April 01, 2016

Across Africa and long before shampoo was used for hair lathering, women used porcupine quills to loosen up cornrow braids. Before the advent of brushes, seashells were used to untangle hair, and many believe that hair brush evolved from people who adapted brushes used for painting, for hair combing.

Porcupine Quills

People eventually learned to attach bristles to holes drilled on a paddle, completed with a handle.

Excavations and discoveries made in ancient Egyptian tombs have revealed combs, brushes and mirrors along with paintings on the tomb walls that showed royals who had excellent wigs on their hair.  Archaeological digs around other places have shown flat combs that were made from ivory, and tortoise shell with vivid art ofAfrican print.   


Other ancient arts have shown combs that were presented as decorative accessories used to pin hair in a particular fashion. Others were used to remove lice and pick fleas out. An excavated Egyptian comb that was carbon-dated 5,000 years old was found to be decorated with snakes and elephants as commonly used in African mythology to depict the creation of the universe.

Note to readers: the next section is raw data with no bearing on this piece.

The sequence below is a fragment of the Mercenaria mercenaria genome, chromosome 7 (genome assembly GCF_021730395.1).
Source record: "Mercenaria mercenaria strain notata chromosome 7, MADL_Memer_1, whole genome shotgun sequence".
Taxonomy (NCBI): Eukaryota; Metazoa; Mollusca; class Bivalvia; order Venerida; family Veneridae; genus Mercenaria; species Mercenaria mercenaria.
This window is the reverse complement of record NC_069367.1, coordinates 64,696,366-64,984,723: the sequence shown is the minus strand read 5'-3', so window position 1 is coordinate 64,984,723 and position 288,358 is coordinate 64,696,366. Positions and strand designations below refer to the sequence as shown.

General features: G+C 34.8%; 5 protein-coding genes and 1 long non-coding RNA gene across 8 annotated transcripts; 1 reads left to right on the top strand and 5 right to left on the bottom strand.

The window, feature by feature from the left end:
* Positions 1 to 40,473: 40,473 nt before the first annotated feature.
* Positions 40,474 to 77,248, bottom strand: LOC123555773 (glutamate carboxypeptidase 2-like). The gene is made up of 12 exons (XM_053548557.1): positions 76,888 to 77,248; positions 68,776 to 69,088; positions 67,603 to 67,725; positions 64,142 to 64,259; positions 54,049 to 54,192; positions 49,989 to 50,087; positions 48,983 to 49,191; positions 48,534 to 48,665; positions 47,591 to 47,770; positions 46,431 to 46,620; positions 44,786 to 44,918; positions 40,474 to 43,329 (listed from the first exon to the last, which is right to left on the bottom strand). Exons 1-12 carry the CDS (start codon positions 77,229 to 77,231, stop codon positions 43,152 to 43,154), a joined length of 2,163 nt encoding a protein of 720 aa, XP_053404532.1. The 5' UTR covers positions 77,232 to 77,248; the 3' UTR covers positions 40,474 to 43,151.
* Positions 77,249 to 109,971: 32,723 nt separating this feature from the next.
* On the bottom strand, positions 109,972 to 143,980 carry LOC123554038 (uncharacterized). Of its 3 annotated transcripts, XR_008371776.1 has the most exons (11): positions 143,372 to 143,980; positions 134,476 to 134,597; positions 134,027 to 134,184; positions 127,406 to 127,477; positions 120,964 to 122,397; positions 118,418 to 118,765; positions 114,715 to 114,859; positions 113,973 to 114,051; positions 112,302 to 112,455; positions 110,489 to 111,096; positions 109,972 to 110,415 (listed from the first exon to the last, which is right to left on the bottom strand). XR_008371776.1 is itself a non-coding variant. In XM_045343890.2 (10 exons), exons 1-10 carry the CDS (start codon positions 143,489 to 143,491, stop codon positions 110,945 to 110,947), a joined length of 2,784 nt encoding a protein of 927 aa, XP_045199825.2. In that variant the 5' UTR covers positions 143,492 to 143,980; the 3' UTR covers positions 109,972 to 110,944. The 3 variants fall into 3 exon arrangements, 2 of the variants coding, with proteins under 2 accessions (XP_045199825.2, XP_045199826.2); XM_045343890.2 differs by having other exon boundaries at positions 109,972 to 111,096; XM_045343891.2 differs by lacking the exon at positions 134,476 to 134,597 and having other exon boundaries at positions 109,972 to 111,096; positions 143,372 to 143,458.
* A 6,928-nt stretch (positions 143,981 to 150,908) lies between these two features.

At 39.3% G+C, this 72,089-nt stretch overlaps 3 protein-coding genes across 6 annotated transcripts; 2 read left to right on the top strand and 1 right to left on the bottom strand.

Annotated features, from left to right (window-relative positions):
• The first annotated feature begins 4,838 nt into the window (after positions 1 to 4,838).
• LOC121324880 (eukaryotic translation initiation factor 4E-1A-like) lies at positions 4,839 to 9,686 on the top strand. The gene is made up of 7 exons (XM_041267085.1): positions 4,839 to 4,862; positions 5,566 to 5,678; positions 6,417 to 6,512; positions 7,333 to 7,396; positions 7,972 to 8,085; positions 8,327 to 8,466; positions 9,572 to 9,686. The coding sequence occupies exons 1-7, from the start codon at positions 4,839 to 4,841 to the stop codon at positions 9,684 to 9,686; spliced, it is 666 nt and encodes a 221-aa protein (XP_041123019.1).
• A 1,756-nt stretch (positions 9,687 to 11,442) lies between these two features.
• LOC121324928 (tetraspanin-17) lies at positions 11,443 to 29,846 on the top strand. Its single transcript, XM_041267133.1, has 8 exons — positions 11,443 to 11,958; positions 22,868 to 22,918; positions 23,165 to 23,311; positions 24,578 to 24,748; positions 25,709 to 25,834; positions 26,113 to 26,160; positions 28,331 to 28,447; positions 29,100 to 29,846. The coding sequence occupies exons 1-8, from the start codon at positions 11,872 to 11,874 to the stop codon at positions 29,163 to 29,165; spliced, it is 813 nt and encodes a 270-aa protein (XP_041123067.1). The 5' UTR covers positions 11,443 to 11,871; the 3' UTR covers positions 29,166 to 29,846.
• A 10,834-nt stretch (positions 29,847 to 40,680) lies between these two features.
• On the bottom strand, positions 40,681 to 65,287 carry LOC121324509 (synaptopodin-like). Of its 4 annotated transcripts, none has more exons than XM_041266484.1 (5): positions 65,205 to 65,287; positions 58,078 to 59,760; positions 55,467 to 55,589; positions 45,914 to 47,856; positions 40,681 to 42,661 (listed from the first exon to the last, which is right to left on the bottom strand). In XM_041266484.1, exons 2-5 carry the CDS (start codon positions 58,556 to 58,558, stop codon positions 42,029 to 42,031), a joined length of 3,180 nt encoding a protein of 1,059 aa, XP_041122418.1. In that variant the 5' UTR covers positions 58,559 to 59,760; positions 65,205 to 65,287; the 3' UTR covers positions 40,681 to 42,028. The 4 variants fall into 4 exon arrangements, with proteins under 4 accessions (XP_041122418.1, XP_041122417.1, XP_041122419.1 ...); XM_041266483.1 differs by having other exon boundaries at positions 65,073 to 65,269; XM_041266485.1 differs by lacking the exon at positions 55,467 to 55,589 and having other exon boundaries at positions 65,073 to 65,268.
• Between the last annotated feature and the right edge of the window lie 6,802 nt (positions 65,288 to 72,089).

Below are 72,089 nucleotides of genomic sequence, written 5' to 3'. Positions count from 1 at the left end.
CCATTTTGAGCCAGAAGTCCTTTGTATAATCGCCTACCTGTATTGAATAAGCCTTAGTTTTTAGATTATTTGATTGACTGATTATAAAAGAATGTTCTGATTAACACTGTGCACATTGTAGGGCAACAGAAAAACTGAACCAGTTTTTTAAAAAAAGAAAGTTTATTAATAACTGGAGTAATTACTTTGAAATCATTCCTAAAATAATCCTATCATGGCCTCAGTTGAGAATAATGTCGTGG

Many traditional comb types found across Africa have remained mostly carved and bear relics of the cultures that produced them in even in modern day. While some contain inscriptions of local deities, others are relics common to people who designed them.

Present Day Realities

African wooden carved combs are purely works of art today and not necessarily mass-produced to compete with technology-produced items of similar descriptions. Instead, what you find is that these hand-carved combs remain artifacts that can be bought at art or craft markets that litter the globe, just like hand-woven materials such as Ankara fashion.


While, most of the carved combs are seen as art works in other parts of the globe, across Africa, they are still used for the primary purpose they were meant for, in certain cultures and royal houses where it is the standing protocol to make use of such hand-carved combs that are African inspired.

While, in other places across the African continent, modernity has given the rein for hair combs and brushes to be used to massage the scalp, they are also used to smooth and untangle hair, remove dandruff and dirt, and apply natural fats down to the roots of the hair.  Perhaps more noticeable are the Afrochic styles that display long braids, which have become noticeable in major cities across the globe.

These processes are not found just in the modern hair dressing salons and shops, but also in the hinterlands, where ladies who are adept at hair styling, use combs to partition hair before braiding, twisting or styling as the case may be. All these are well represented in the paintings and works of art that show the bold print of African fashion on canvas.

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